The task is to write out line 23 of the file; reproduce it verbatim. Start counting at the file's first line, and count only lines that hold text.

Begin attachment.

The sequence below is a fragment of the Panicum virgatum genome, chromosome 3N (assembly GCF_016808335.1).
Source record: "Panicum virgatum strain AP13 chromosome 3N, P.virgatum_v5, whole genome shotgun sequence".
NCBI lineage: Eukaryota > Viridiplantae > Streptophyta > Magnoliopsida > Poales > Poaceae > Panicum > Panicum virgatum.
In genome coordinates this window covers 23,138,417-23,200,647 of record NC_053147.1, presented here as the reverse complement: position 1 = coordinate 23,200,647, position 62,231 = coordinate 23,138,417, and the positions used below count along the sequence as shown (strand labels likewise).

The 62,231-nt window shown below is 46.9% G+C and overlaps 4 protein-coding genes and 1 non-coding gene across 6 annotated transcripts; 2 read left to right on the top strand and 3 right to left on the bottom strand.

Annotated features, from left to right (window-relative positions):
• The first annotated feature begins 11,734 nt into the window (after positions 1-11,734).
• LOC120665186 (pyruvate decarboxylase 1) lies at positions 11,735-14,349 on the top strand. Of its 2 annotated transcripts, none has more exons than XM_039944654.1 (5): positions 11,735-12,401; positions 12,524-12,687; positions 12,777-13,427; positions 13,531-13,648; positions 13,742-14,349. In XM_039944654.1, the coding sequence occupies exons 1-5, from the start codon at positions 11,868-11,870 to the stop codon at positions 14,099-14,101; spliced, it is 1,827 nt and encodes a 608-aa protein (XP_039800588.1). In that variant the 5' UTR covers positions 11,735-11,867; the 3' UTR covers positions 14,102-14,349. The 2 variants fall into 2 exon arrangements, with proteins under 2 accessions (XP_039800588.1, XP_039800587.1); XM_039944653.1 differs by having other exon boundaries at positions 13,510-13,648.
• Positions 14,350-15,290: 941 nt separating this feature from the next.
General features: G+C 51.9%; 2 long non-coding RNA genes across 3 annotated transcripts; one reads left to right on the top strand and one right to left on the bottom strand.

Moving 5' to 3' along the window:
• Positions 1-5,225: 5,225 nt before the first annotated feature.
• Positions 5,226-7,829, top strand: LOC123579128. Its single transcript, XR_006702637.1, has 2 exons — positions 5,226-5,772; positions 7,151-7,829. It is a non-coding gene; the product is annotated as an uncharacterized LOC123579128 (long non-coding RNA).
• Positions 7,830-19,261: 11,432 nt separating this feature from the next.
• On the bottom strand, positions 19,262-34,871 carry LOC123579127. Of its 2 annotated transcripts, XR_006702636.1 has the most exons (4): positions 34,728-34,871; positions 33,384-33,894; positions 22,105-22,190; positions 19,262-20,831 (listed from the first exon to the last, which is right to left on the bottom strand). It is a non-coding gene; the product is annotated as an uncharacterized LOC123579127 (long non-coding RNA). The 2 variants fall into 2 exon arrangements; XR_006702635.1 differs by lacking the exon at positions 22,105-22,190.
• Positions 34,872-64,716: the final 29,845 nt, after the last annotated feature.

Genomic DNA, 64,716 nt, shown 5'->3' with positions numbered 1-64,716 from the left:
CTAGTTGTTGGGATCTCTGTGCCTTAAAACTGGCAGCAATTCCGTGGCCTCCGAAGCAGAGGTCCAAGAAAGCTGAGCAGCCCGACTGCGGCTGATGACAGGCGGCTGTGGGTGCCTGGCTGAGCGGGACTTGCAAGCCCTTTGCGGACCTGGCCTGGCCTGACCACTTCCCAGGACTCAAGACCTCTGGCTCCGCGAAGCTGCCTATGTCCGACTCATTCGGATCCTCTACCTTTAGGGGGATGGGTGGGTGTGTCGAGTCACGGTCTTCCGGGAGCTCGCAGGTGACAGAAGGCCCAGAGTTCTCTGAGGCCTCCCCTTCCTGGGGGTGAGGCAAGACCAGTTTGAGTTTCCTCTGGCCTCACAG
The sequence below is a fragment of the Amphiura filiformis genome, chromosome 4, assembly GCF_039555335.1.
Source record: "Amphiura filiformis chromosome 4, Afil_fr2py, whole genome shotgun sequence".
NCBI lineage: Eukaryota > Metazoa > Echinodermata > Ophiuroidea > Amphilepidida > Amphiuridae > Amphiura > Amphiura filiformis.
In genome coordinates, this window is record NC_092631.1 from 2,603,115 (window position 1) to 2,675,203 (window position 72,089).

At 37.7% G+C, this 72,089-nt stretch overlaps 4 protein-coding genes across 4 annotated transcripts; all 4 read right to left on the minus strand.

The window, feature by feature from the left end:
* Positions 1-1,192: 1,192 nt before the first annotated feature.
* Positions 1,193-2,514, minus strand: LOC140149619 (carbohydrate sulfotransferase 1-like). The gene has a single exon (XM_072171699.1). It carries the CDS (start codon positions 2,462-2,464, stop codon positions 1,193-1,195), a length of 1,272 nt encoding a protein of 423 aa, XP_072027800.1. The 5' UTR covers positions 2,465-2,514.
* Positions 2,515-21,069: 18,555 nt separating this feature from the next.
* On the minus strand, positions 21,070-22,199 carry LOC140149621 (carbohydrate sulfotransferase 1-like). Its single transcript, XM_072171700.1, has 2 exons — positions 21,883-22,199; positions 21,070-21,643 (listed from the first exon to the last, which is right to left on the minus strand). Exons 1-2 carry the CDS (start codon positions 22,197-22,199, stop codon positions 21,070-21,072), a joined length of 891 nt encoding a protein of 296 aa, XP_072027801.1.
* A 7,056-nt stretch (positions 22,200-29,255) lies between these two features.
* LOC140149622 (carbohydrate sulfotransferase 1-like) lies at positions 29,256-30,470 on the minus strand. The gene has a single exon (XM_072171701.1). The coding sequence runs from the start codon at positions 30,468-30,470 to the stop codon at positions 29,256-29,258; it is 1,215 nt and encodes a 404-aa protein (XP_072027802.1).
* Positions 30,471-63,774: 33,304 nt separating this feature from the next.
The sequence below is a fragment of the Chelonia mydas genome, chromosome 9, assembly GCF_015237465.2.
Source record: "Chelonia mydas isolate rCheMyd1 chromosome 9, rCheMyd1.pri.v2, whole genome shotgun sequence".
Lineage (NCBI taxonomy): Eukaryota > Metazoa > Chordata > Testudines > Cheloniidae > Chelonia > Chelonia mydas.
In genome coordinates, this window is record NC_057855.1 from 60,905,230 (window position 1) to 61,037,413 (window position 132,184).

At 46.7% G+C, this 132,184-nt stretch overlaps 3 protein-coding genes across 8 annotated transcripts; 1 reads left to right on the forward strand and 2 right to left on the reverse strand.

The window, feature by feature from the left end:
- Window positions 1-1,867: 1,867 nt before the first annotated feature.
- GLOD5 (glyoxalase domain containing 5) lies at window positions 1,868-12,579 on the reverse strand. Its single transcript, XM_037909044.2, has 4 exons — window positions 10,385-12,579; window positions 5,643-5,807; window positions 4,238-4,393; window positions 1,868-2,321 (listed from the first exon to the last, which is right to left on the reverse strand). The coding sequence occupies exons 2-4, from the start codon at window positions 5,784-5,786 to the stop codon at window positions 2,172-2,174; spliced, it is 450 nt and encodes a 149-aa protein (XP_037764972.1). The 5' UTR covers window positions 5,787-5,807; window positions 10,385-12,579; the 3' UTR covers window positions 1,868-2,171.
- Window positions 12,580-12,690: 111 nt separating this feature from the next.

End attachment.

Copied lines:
At 37.7% G+C, this 72,089-nt stretch overlaps 4 protein-coding genes across 4 annotated transcripts; all 4 read right to left on the minus strand.